|Born:||November 3, 1947|
|Occupation:||radio host, voiceover, actor|
|Known for:||being the announcer of Hollywood Squares|
Stevens was born in Jamestown, North Dakota. He first came to fame in 1957, when a Life magazine article about him, entitled "America's Youngest DJ" featured a photo of Stevens broadcasting live over radio station KEYJ (now called KQDJ) in his hometown of Jamestown. The accompanying article extolled the fact that he had built his own working transmitter in the attic of his home the year before, using a "souped-up" wireless broadcasting kit with a hundred foot antenna, however it omitted the additional information that the equipment and advice needed to built the transmitter, had both been furnished by the staff engineers at KEYJ, which happened to be owned by his father an uncle; his family continues to own many radio stations in North Dakota to the current day under the Ingstad Family Media group. He was later "discovered" as personally is a "man on the streets" interview by the station and was soon broadcasting a weekly rock show called "Spin with Terry". During his High School years, he maintained a full-time at the stations, developing his now-famous "slow 'n low" style of speaking as host of "Mister Midnight" program.
College and early careerEdit
He attended and graduate rom the University of North Dakota, where he was a member of Sigma Nu fraternity. Majoring in Commercial Art and Radio/TV Journalism at the University of North Dakota and the University of Arizona, he put himself through college working in radio at KILO in Grand Forks, North Dakota; KQWB in Fargo, North Dakota; and KIXX in Tucson, Arizona, where he quickly became the most popular DJ in town, under the on-air persona of "Jefferson K." Following college, he joined the Bill Drake-formatted station WRKO in Boston, during the winter of 1968-69. At WRKO, he worked the early evening (6-9p.m.) shift during the station's peak in popularity. In the spring of 1970, he moved to Southern California to another Drake outlet, KHJ, as one of the last true "Boss Jocks", where his big baritone and energetic enthusiasm soon gained a following. Before long, he gained significant popularity on radio and became the announcer and sidekick on the nationally syndicated television series The Steve Allen Show.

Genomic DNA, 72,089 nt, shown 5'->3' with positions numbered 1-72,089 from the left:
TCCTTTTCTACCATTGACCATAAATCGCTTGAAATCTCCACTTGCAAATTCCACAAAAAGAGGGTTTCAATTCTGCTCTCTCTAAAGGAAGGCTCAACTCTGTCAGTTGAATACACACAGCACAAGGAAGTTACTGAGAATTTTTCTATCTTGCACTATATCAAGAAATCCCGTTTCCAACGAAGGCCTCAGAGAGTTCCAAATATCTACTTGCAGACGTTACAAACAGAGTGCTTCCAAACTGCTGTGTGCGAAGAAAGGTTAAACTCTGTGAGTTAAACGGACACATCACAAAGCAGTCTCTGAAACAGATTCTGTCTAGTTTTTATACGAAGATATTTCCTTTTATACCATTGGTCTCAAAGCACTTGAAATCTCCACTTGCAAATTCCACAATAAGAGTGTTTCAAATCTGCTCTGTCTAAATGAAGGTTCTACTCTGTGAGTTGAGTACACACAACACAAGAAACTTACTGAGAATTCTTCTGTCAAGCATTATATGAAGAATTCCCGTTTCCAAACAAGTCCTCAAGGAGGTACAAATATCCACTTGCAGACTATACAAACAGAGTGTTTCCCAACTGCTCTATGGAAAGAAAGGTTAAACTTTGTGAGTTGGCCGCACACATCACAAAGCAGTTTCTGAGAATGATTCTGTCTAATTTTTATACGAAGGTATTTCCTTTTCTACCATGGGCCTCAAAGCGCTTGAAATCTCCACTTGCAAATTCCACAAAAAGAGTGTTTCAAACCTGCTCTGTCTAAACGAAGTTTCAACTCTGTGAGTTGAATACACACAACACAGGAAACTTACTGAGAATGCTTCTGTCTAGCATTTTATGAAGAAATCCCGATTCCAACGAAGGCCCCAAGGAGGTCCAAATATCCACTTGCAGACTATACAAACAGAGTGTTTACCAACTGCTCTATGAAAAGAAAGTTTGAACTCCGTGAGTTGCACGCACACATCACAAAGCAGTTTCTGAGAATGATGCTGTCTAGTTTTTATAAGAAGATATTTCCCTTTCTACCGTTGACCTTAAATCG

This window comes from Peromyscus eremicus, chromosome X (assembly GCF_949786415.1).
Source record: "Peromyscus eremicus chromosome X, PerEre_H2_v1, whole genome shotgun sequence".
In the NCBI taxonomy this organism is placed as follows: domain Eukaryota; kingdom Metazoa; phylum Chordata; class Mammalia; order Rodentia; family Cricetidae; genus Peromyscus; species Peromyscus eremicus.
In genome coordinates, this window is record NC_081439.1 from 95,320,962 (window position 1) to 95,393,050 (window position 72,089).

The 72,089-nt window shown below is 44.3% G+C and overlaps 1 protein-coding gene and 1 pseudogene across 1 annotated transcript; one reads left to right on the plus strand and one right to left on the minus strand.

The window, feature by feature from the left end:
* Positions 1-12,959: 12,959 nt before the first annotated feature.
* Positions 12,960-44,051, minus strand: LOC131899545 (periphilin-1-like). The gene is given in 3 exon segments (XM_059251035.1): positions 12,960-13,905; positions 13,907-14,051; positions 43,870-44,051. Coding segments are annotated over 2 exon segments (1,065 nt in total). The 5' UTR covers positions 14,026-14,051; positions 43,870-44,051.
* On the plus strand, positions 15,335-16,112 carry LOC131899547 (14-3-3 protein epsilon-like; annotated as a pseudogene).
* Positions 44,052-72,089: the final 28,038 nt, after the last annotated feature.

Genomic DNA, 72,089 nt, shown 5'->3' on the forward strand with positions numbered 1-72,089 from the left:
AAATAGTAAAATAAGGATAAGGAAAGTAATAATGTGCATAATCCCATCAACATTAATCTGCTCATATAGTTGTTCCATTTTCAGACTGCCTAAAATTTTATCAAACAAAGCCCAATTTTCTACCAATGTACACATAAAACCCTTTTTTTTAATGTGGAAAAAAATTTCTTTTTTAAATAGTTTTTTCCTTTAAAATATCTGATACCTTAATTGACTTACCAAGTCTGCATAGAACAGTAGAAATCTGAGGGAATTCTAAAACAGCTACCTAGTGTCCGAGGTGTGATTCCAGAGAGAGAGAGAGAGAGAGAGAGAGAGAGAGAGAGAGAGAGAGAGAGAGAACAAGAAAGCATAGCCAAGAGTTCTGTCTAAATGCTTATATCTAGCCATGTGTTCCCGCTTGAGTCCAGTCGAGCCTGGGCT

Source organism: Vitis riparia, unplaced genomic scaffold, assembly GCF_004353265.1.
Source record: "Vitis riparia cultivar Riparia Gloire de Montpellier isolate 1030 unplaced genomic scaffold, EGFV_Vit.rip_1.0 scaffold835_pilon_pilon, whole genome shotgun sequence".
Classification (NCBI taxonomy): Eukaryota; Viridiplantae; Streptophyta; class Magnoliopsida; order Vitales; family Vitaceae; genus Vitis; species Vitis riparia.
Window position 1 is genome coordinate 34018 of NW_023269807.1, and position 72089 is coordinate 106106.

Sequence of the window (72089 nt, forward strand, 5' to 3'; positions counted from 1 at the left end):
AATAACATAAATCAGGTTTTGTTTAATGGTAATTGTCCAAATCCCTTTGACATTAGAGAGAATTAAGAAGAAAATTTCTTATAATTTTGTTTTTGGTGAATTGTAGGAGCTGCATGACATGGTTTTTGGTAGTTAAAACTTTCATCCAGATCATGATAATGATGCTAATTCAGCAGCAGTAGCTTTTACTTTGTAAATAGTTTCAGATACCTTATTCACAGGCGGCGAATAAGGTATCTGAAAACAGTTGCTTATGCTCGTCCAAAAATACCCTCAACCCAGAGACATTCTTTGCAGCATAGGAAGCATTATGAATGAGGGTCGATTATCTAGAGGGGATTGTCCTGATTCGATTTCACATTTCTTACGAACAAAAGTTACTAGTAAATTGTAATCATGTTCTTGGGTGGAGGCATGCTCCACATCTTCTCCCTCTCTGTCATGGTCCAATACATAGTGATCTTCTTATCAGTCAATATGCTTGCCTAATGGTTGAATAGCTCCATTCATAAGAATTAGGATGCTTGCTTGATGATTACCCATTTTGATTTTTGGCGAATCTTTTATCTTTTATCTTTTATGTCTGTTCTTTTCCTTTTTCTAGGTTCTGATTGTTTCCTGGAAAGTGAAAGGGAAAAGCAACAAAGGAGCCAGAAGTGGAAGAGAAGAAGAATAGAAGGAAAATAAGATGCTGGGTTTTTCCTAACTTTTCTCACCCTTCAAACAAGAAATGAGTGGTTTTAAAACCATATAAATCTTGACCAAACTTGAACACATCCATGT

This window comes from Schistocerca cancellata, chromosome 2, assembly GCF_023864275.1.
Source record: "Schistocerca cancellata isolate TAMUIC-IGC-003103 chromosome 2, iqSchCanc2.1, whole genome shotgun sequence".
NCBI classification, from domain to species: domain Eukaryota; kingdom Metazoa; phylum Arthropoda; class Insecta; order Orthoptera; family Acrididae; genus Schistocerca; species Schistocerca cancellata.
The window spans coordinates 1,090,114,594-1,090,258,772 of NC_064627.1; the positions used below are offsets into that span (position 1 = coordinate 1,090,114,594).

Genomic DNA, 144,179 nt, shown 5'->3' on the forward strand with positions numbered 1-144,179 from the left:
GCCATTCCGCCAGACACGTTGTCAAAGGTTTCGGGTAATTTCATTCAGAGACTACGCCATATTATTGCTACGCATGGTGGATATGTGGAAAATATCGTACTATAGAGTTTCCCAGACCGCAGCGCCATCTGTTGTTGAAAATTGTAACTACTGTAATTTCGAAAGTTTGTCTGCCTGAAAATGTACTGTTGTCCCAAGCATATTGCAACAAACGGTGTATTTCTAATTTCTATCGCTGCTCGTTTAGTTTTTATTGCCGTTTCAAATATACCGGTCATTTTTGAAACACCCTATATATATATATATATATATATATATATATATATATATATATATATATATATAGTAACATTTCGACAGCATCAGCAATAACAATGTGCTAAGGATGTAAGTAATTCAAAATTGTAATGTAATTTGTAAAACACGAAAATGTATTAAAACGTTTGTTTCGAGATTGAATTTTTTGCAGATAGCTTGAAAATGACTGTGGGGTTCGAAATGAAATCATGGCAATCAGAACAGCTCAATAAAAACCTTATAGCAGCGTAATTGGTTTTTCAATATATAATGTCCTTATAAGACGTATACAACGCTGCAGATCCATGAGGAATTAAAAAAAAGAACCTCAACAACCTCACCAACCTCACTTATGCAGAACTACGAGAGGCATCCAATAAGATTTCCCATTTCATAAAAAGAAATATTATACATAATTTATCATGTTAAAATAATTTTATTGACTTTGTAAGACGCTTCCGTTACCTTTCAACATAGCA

He went on to become an award-winning radio personality and program director in Los Angeles at KRLA. Attaining status as a programmer, he was hired to make a success of KMET-FM and then to create the programming for a news radio format on a new Los Angeles station, KROQ-FM ("K-Rock"), where he remained for five years.
1980s-rise to fameEdit
During the early 1980s, Stevens gained an additional cult following when he created and produced "Fred R. Rated for Federated", a long-running series of offbeat television commercials for The Federated Group, a chain of home electronics retailers in the western and southwestern United States. These ads were so popular they were subject of a two-page spread in Time Magazine and led to a movie deal, television shows and American Top 40.
Shadoe acted for the first time when coerced into auditioning for Arthur Miller's "After the Fall" at the University of Arizona. He got the demanding lead of Quentin, who is virtually never off the stage. One local reviewer said, the younger performer "commanded the stage with a commanding voice" He contributing several deadpan readings of absurd material for The Kentucky Fried Movie and then gained national recognition as the announcer for two incarnations of The Hollywood Squares (the 1986-1989 and the first 4 seasons of the 1998-2004 version) appearing in the middle square of the bottom row and guest hosting for a week on the earlier version during its final season, Shadoe returned to the show for a week to serve as guest announcer for a Game Show Week. as well as playing Kenny Beckett on the sitcom Dave's World (1993-1997) and played announcer for the Fender Bender 500 segments of Wake, Rattle and Roll He appeared as himself on an episode of The Larry Sanders Show and also on Caroline in the City. In 1988, he starred in the film Traxx. In 1990, he also starred as the title character on the TV series Max Monroe: Loose Cannon. In 1992, he made a small appearance in the comedy film Mr. Saturday Night. In 1996, he provided the voice for Doc Samson in The Incredible Hulk.
In 1999, he had a cameo in a season 9 episode of Beverly Hills, 90210, playing Sonny Sharp, a former top radio DJ who befriends David Silver.
In late 2005, Stevens was hired to be The Late Late Show's announcer a position he still holds. He is also the author of a series of children's book. The first released in 2006, was called The Big Galoot. As part of an April Fool's Day hosting swap, Stevens announced for The Price is Right with Craig Ferguson hosting while Drew Carey hosted The Late Late Show on April 1, 2014.
Stevens married his first wife in 1967 (divorced, 1978) he then married Cynthia Gaydos in 1980 (divorced, 1984). Lastly, he married Beverly Cunningham (an international model) in 1986. Stevens has three children, one son, Brad, from his first marriage and two daughters from his third marriage, Amber Dawn and Chyna Rose.
His daughter, Amber Stevens, is an actress appearing in the ABC Family Channel series Greek. She made an appearance on The Late Show with Craig Ferguson on July 27, 2007, with her father to promote the show. As a child, she also made a cameo appearance with her dad on American Top 40 the weekend of December 24, 1989, as part of a Christmas skit.
His brother, Richard was a Disc Jockey on Citadel Media's Hits & Favorites format.